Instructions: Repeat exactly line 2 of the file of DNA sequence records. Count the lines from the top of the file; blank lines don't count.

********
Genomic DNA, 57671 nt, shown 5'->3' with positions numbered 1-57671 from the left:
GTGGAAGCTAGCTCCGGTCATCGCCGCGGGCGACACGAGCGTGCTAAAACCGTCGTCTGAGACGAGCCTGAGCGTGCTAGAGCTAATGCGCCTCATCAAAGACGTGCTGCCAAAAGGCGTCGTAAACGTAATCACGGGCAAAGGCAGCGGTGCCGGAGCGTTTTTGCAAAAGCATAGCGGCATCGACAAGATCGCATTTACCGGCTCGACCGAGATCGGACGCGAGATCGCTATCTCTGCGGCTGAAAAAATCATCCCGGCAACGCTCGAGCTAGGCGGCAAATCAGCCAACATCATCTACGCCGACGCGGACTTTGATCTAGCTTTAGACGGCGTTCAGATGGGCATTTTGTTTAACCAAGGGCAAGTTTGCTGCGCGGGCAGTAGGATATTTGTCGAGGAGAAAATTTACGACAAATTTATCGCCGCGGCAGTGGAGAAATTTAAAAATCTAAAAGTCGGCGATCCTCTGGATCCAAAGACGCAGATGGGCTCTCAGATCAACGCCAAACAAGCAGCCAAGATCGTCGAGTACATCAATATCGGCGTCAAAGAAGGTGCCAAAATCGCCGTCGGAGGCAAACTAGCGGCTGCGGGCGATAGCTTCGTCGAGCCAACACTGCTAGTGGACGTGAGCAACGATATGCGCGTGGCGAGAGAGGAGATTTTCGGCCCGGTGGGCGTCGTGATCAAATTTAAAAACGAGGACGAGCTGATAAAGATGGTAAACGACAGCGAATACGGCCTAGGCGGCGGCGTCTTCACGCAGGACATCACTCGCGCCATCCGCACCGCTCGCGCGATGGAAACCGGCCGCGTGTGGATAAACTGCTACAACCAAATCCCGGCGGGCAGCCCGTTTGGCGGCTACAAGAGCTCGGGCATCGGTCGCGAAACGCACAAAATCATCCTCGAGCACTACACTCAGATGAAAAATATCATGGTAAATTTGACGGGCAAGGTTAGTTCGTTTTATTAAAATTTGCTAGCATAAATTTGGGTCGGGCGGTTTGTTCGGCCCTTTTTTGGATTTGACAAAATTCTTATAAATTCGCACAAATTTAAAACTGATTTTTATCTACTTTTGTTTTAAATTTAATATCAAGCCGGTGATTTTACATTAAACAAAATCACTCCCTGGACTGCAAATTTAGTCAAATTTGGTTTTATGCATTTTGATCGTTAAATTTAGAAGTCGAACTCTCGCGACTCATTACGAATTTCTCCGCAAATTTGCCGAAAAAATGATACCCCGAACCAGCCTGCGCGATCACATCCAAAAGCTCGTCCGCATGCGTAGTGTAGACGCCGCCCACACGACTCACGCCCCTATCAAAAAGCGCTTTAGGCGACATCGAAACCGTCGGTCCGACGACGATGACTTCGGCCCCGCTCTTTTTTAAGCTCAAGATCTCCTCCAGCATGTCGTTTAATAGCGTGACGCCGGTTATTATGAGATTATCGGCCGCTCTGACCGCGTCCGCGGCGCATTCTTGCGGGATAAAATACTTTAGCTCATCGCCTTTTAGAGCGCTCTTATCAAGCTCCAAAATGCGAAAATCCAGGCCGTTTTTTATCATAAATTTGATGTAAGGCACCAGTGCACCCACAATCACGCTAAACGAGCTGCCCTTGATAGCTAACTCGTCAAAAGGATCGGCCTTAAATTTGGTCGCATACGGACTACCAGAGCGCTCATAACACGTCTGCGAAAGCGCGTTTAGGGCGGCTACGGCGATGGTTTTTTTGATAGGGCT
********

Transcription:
GTGGAAGCTAGCTCCGGTCATCGCCGCGGGCGACACGAGCGTGCTAAAACCGTCGTCTGAGACGAGCCTGAGCGTGCTAGAGCTAATGCGCCTCATCAAAGACGTGCTGCCAAAAGGCGTCGTAAACGTAATCACGGGCAAAGGCAGCGGTGCCGGAGCGTTTTTGCAAAAGCATAGCGGCATCGACAAGATCGCATTTACCGGCTCGACCGAGATCGGACGCGAGATCGCTATCTCTGCGGCTGAAAAAATCATCCCGGCAACGCTCGAGCTAGGCGGCAAATCAGCCAACATCATCTACGCCGACGCGGACTTTGATCTAGCTTTAGACGGCGTTCAGATGGGCATTTTGTTTAACCAAGGGCAAGTTTGCTGCGCGGGCAGTAGGATATTTGTCGAGGAGAAAATTTACGACAAATTTATCGCCGCGGCAGTGGAGAAATTTAAAAATCTAAAAGTCGGCGATCCTCTGGATCCAAAGACGCAGATGGGCTCTCAGATCAACGCCAAACAAGCAGCCAAGATCGTCGAGTACATCAATATCGGCGTCAAAGAAGGTGCCAAAATCGCCGTCGGAGGCAAACTAGCGGCTGCGGGCGATAGCTTCGTCGAGCCAACACTGCTAGTGGACGTGAGCAACGATATGCGCGTGGCGAGAGAGGAGATTTTCGGCCCGGTGGGCGTCGTGATCAAATTTAAAAACGAGGACGAGCTGATAAAGATGGTAAACGACAGCGAATACGGCCTAGGCGGCGGCGTCTTCACGCAGGACATCACTCGCGCCATCCGCACCGCTCGCGCGATGGAAACCGGCCGCGTGTGGATAAACTGCTACAACCAAATCCCGGCGGGCAGCCCGTTTGGCGGCTACAAGAGCTCGGGCATCGGTCGCGAAACGCACAAAATCATCCTCGAGCACTACACTCAGATGAAAAATATCATGGTAAATTTGACGGGCAAGGTTAGTTCGTTTTATTAAAATTTGCTAGCATAAATTTGGGTCGGGCGGTTTGTTCGGCCCTTTTTTGGATTTGACAAAATTCTTATAAATTCGCACAAATTTAAAACTGATTTTTATCTACTTTTGTTTTAAATTTAATATCAAGCCGGTGATTTTACATTAAACAAAATCACTCCCTGGACTGCAAATTTAGTCAAATTTGGTTTTATGCATTTTGATCGTTAAATTTAGAAGTCGAACTCTCGCGACTCATTACGAATTTCTCCGCAAATTTGCCGAAAAAATGATACCCCGAACCAGCCTGCGCGATCACATCCAAAAGCTCGTCCGCATGCGTAGTGTAGACGCCGCCCACACGACTCACGCCCCTATCAAAAAGCGCTTTAGGCGACATCGAAACCGTCGGTCCGACGACGATGACTTCGGCCCCGCTCTTTTTTAAGCTCAAGATCTCCTCCAGCATGTCGTTTAATAGCGTGACGCCGGTTATTATGAGATTATCGGCCGCTCTGACCGCGTCCGCGGCGCATTCTTGCGGGATAAAATACTTTAGCTCATCGCCTTTTAGAGCGCTCTTATCAAGCTCCAAAATGCGAAAATCCAGGCCGTTTTTTATCATAAATTTGATGTAAGGCACCAGTGCACCCACAATCACGCTAAACGAGCTGCCCTTGATAGCTAACTCGTCAAAAGGATCGGCCTTAAATTTGGTCGCATACGGACTACCAGAGCGCTCATAACACGTCTGCGAAAGCGCGTTTAGGGCGGCTACGGCGATGGTTTTTTTGATAGGGCT